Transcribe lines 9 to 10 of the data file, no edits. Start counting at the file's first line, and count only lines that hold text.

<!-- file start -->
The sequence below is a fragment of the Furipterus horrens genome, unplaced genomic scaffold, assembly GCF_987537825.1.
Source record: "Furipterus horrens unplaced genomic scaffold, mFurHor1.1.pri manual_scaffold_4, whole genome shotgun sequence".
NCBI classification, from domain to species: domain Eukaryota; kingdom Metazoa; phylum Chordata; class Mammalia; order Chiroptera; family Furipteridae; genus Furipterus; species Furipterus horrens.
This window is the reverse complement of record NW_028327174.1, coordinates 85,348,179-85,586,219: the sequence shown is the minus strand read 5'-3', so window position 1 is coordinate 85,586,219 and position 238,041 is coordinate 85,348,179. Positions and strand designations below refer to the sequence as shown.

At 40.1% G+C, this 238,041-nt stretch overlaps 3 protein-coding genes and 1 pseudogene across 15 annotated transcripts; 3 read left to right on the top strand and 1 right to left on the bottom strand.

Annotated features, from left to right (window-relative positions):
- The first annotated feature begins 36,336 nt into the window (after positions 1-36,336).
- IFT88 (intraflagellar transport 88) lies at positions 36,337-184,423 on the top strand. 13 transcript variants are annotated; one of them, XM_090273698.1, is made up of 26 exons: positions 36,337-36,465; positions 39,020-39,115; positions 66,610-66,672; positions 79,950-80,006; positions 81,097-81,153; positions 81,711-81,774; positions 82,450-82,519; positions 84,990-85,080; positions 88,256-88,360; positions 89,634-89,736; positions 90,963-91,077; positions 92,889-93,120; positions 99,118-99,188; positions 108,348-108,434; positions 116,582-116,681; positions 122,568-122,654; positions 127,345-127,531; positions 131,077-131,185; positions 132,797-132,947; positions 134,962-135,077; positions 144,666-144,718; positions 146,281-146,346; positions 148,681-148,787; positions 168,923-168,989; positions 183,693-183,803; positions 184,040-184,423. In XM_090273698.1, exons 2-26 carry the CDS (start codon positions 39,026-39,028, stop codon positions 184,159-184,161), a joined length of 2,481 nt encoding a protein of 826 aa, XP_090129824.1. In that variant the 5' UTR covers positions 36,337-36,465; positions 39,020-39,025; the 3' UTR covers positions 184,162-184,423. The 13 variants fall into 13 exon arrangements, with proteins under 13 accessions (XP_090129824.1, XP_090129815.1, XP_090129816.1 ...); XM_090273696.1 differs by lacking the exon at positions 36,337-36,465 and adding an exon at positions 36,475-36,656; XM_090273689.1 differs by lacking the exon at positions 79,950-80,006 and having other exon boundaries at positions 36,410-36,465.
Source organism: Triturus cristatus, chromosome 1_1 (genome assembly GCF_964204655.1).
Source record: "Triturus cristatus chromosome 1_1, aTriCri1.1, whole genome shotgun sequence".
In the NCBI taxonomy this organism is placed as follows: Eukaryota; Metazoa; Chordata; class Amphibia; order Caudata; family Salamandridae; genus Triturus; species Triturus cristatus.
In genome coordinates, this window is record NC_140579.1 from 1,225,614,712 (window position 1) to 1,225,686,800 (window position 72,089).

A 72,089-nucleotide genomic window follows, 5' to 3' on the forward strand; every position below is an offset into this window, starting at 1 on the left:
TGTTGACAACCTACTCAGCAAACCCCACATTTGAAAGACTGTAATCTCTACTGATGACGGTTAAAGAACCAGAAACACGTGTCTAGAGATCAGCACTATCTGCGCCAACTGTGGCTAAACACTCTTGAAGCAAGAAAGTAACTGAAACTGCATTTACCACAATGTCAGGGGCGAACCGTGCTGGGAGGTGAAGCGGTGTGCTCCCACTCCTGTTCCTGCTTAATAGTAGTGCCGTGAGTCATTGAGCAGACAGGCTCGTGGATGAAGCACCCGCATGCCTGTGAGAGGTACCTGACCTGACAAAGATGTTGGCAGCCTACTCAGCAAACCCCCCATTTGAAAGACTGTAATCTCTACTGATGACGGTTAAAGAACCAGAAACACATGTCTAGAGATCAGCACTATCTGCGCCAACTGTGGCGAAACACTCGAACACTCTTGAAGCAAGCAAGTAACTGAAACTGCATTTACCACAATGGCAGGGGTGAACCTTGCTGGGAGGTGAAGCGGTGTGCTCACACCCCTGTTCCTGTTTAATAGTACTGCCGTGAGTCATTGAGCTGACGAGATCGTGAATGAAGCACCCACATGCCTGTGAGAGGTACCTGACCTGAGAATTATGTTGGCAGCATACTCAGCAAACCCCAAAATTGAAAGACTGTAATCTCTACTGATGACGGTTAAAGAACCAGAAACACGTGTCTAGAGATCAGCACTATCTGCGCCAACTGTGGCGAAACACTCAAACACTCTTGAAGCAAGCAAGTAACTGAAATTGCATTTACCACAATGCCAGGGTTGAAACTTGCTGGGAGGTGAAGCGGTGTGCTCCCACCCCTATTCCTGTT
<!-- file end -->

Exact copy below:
Source organism: Triturus cristatus, chromosome 1_1 (genome assembly GCF_964204655.1).
Source record: "Triturus cristatus chromosome 1_1, aTriCri1.1, whole genome shotgun sequence".